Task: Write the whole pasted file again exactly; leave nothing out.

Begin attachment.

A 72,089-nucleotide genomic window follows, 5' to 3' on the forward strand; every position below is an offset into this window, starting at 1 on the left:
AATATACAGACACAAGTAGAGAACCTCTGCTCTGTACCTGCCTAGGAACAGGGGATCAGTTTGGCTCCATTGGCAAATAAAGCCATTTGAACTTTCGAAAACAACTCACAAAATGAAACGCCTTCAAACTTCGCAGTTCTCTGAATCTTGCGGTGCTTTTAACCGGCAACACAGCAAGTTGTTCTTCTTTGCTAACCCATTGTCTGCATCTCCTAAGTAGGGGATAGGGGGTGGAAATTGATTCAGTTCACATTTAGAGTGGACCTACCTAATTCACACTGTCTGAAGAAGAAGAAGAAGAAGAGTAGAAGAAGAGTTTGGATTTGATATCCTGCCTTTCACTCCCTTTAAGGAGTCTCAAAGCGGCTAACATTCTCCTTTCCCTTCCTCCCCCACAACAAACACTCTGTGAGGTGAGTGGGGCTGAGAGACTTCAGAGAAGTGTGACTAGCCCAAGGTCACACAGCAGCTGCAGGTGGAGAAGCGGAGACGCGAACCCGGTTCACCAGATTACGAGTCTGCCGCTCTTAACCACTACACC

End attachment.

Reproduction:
A 72,089-nucleotide genomic window follows, 5' to 3' on the forward strand; every position below is an offset into this window, starting at 1 on the left:
AATATACAGACACAAGTAGAGAACCTCTGCTCTGTACCTGCCTAGGAACAGGGGATCAGTTTGGCTCCATTGGCAAATAAAGCCATTTGAACTTTCGAAAACAACTCACAAAATGAAACGCCTTCAAACTTCGCAGTTCTCTGAATCTTGCGGTGCTTTTAACCGGCAACACAGCAAGTTGTTCTTCTTTGCTAACCCATTGTCTGCATCTCCTAAGTAGGGGATAGGGGGTGGAAATTGATTCAGTTCACATTTAGAGTGGACCTACCTAATTCACACTGTCTGAAGAAGAAGAAGAAGAAGAGTAGAAGAAGAGTTTGGATTTGATATCCTGCCTTTCACTCCCTTTAAGGAGTCTCAAAGCGGCTAACATTCTCCTTTCCCTTCCTCCCCCACAACAAACACTCTGTGAGGTGAGTGGGGCTGAGAGACTTCAGAGAAGTGTGACTAGCCCAAGGTCACACAGCAGCTGCAGGTGGAGAAGCGGAGACGCGAACCCGGTTCACCAGATTACGAGTCTGCCGCTCTTAACCACTACACC